Key stakeholders in the tourism and travel sectors in Kenya have agreed to collaborate in efforts to revive business in the industries, which are still struggling to recover from the adverse effects of the Covid-19 pandemic.
At a consultative forum convened Monday morning by the African Travel and Tourism Association (ATTA), stakeholders including the Kenya Tourism Board (KTB), Kenya Airways (KQ), the Kenya Civil Aviation Authority (KCAA) and the Kenya Tourism Federation (KTF) are committed to enhancing cooperation between government and private stakeholders in the sectors, promoting tourism and travel in the country and beyond .
The tourism and travel sectors have collapsed following the Covid-19 pandemic, with more than 81% of companies in the industries laying off most of their employees and 31% implementing a pay cut of more than 70 %, reported the Department of Tourism and Wildlife in June 2020.
Kenya saw a 72% drop in tourist arrivals in 2020, compared to 2019, with international receipts falling from $1.9 billion to $531 million, according to the World Travel and Tourism Council (WTTC) .
“We cannot stress enough the role of synergies and partnerships as we work to restart tourism. We must continue to take advantage of new opportunities in
travel, and also be on the lookout for emerging trends,” said KTB CEO Dr. Betty Radier.
In a bid to rejuvenate the industry, KTB had partnered with Kenya Airways in November 2021 to promote local and international tours of Kenya by linking KQ aircraft to popular tourist destinations in the country. Consequently, tourist arrivals increased by 34% in 2021, but have not yet reached the figures recorded in 2019.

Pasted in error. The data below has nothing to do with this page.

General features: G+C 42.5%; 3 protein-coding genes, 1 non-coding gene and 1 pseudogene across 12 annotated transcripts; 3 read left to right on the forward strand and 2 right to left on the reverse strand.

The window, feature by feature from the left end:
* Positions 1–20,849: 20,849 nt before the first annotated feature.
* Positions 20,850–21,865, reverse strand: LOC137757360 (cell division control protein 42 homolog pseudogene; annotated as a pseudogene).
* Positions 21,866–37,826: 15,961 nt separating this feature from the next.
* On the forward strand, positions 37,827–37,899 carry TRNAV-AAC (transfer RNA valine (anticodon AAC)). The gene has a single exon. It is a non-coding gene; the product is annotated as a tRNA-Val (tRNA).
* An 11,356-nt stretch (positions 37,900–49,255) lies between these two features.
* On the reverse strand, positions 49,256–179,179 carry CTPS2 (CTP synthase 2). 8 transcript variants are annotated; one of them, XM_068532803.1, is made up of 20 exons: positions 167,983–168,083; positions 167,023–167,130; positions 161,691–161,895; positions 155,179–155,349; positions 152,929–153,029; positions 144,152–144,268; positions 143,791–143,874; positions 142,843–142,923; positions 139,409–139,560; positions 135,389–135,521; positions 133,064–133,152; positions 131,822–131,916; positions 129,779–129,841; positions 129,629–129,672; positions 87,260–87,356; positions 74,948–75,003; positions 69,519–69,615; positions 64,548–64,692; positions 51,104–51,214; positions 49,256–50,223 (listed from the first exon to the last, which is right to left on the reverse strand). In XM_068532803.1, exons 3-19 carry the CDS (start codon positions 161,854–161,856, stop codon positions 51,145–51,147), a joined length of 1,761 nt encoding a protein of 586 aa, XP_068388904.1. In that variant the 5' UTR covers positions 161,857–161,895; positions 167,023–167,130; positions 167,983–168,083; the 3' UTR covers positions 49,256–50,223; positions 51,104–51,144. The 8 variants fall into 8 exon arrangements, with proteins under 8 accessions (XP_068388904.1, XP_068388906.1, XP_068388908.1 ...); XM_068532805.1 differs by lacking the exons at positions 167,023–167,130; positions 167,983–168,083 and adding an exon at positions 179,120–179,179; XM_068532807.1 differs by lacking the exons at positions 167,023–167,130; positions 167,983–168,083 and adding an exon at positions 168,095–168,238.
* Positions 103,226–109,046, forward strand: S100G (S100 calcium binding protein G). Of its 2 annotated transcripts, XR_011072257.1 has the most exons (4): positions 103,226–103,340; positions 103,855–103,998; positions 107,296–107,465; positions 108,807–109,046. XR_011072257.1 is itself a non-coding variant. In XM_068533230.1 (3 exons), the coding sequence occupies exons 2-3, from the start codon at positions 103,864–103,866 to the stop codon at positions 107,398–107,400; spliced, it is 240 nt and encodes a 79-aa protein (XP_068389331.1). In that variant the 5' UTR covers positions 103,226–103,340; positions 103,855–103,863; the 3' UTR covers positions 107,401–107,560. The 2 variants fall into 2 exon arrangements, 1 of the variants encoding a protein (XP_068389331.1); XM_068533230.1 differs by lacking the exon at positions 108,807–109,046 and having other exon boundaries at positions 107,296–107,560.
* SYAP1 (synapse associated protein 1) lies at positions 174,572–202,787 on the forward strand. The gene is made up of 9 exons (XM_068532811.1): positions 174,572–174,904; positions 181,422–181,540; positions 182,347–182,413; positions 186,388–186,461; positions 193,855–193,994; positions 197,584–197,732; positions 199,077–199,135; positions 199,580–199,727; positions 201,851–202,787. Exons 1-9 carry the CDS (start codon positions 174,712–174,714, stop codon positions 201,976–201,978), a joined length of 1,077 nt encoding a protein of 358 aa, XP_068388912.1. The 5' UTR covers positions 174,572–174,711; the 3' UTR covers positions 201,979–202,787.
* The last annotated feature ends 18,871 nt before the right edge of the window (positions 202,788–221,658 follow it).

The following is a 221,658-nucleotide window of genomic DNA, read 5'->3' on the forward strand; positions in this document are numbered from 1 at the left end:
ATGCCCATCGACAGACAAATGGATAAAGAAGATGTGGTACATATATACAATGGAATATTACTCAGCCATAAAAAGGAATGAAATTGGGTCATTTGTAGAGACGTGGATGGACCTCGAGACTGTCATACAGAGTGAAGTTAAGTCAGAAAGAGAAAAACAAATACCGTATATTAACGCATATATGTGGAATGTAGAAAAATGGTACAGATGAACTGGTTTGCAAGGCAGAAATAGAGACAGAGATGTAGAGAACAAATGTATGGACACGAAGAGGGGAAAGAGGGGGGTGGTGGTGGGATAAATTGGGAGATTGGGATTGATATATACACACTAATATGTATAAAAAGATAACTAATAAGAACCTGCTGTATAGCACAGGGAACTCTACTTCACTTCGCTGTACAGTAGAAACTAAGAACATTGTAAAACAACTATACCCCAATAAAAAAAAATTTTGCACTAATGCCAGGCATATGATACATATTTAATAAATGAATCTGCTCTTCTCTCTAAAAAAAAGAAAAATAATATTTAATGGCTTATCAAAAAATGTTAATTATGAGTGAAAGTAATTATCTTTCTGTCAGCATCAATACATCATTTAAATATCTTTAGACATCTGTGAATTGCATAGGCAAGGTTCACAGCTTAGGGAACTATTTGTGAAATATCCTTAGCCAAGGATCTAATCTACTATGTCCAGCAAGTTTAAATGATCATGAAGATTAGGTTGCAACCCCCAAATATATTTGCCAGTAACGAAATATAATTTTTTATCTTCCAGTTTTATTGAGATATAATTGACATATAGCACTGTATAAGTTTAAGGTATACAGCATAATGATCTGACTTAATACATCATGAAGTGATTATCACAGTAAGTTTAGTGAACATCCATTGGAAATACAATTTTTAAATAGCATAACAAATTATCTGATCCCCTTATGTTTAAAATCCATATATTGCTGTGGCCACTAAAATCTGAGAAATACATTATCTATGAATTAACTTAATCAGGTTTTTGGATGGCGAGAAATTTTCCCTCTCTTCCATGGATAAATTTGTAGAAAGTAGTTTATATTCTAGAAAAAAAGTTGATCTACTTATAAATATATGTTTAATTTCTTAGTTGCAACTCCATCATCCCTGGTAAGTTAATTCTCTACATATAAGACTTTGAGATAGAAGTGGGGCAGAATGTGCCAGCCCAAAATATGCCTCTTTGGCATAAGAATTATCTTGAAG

The new partnership, however, comes at a time when local and regional tourism is said to have improved following government campaigns to focus more on domestic and regional visitors after international arrivals failed.
As part of the government’s strategy to help the travel and tourism sectors recover from the hitch, the Ministry of Tourism has listed the promotion of domestic and regional tourism, alongside product development and diversification, and the digitization of tourism in the country in June 2020.
KTB’s partnership with KQ’s low-cost carrier subsidiary, Jambo Jet, has been instrumental in improving domestic and regional tourism, the stakeholders said in a statement.
ATTA, the organizer of the forum, which is an intermediary between buyers and suppliers of travel and tourism services across Africa, has members in 21 African countries, including Uganda, Tanzania and Rwanda, Kenya with 90 members.
Its operations have been almost completely paralyzed due to the pandemic, with several countries closing their borders and imposing restrictions on international travel.
The organization resumed its activities after 16 countries in Africa, including Kenya, Uganda, Tanzania and Rwanda, were awarded the Global Security Seal by the World Travel and Tourism Council, in recognition of the protocols of safe travel.
“Tourism and aviation are sectors that are symbiotic and need each other to fully thrive. We have come together to make sure we find solutions and a standard way of operating in terms of safety protocols and also come up with ideas that can propel travel to Kenya,” said ATTA President Nigel Vere Nicoll.
The ATTA has not been involved in any similar intervention in Uganda, Tanzania or Rwanda, where it also has a significant number of members, although their travel and tourism sectors have also been heavily affected by the pandemic.
Uganda’s travel and tourism sector is still struggling to recover from the descent of the pandemic, which saw tourist arrivals fall to around 473,000 in 2020 from an all-time high of 1.5 million in 2019, according to the Uganda Bureau of Statistics.
Apart from the government strategy which is almost similar to that of Kenya, the only intervention was that of the Uganda Tourism Association, which partnered with the Mastercard Foundation and the Private Sector Foundation of Uganda to finance entities in the sector in order to recover from the impact of the pandemic.
Tanzania also saw a slight increase in tourist arrivals to 712,900 in 2021, after falling to 620,900 in 2020 from 1.5 million in 2019, according to records from the Tanzania National Bureau of Statistics.
The most significant intervention to help the sector recover to date is the $39 million granted to the Ministry of Natural Resources and Tourism in October 2021, which came from the $565 million emergency financial assistance loan. IMF dollars to Tanzania last year.